5. You are expected to say something interesting - part of the territory.

6. Sleep - When you are on a roll, it is difficult to settle down and if you are not on a roll then your mind wanders.

7. Posture - slumped in your favourite comfy chair or over a laptop plays havoc with your back. Sit up and don't play balancing acts.

8. Wondering back to your favourite place - it's easy to say to yourself: "I can write without constraint when I sit here." Get out of your comfort zone.

9. Do word counts and chapter lengths really matter? Don't become OCD about them. Write and then pick up on them during rewrites.

10. Beware of writer's rules - If you want to write according to someone else's formula then join a class. Rules are there to be broken!

Thursday, 3 April 2014

When the fog lifts

This is the second day of highly polluted fog over the UK and as I gaze out from my balcony at the murkiness below just one thought comes into my mind. It is a thought I once had and was reminded of this week.

The fog from my balcony this morning
'Silk', a UK legal drama ended this week. It does not have the tongue-in-cheek humour or quirkiness of the US 'Suits' or 'The Good Wife', it has a heady reality and its protagonist Martha Costello kept me enthralled for all 3 series. She is a strong Northern woman with the heart of a lion and the temerity of a champion for the underdog and it ended quite unexpectedly. Her colleagues continued their chosen path, one slowly drowned it in drink and another reluctant to let go of the only path he ever knew, but Martha? She woke up.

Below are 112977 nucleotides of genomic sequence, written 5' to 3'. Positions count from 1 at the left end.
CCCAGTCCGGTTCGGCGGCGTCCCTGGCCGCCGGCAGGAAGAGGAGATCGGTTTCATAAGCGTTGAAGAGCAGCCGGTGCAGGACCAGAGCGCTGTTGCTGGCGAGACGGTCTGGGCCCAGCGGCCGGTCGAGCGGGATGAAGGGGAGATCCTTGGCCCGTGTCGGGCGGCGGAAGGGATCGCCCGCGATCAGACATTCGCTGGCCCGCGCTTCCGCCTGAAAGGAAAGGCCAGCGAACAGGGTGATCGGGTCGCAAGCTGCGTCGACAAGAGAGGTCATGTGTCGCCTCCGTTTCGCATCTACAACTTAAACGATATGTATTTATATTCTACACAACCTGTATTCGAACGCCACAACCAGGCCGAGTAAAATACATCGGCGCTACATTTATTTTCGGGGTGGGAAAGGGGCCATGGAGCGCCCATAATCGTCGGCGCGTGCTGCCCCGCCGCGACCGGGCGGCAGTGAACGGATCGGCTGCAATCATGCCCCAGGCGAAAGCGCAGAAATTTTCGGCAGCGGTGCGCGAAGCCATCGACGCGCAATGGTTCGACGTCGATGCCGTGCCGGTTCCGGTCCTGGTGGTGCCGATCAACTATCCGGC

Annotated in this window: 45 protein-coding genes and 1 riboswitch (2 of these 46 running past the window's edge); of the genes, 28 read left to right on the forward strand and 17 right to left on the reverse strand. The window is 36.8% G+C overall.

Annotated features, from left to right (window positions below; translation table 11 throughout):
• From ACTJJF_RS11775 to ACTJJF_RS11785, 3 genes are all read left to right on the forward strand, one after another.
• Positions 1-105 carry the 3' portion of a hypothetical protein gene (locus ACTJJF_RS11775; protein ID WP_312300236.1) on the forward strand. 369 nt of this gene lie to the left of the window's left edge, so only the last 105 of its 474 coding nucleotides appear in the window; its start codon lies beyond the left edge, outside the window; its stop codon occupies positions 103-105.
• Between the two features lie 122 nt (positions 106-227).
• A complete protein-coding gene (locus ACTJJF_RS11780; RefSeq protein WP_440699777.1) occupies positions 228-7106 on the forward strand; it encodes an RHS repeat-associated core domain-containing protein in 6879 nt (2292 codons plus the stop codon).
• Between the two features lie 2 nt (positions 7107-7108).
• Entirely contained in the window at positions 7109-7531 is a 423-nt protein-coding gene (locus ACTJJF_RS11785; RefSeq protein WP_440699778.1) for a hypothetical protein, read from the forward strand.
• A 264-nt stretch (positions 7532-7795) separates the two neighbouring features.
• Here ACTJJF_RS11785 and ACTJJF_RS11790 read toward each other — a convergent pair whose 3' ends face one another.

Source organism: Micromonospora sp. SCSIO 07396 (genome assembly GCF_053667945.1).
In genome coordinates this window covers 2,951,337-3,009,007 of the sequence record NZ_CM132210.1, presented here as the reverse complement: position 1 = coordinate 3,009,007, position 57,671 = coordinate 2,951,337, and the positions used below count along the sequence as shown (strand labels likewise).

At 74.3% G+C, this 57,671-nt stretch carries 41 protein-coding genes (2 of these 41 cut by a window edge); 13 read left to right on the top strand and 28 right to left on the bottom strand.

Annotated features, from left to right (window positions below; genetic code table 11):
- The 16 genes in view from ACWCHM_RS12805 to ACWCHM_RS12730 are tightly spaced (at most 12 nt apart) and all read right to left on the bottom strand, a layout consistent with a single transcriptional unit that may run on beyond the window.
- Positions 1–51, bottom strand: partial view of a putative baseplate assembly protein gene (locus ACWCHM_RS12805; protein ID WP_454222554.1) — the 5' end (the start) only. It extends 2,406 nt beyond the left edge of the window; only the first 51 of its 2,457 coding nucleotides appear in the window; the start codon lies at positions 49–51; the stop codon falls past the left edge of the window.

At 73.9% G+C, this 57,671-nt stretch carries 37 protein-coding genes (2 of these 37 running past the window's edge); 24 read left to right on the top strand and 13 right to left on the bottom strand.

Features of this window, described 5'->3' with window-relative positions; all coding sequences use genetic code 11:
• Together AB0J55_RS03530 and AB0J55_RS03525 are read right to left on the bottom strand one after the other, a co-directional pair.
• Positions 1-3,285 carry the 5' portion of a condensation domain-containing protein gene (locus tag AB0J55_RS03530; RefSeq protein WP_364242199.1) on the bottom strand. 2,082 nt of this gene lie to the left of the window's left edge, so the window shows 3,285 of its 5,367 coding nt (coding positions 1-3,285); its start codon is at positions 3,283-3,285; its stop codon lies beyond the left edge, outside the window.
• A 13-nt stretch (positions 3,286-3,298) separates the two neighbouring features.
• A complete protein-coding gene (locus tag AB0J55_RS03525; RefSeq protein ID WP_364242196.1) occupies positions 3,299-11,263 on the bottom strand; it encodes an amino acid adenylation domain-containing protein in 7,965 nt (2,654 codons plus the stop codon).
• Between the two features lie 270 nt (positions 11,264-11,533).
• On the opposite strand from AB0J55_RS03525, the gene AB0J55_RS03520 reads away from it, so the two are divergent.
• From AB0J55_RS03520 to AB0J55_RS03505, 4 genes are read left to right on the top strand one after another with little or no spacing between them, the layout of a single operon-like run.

There comes a point in real life when the whirlwind of a high-pressure career is blown away by something quite unexpected. All the relentless striving, effort, sacrifice in the pursuit of personal satisfaction or doing 'what's right' is swallowed by the politics of the workplace or that once-loved whirlwind becomes a treadmill and your feet so used to walking, it was never noticed. For those without the reward of self-satisfaction or stuck in a job out of necessity then the treadmill was always there and difficult not to notice but, with a whirlwind or not, the sudden monotonous whine of the treadmill awakens a part of you that has slept in ignorance.

"Is this me?"
"Is this all that I am?"

This epiphany, this absolute conviction that you have missed something along the way is difficult to live with if you do not pay heed.

Looking out into the fog, covering the farmland, distant hills and tree tops I usually see from my balcony, I remembered the expression on Martha's face when she awoke to her epiphany, her absolute conviction. It was the same expression I once saw on my face when I turned off my work laptop at the office and caught a glimpse of it in the black lifeless screen. It was the same expression I saw on Sam Tyler's face at the end of 'Life on Mars' (UK series).

How many of you said as a child: "I want to be....a fireman / ballerina/ pop-star / artist / daredevil stunt-driver.... "?
How many of you did it? If so, then congratulations - was it really all you ever wanted it to be?
How many of you put away your childish things and dreams?

Fog can be cold, damp and cheerless or a muffler, a cosy blanket to disguise what is really there - I do hope it lifts soon.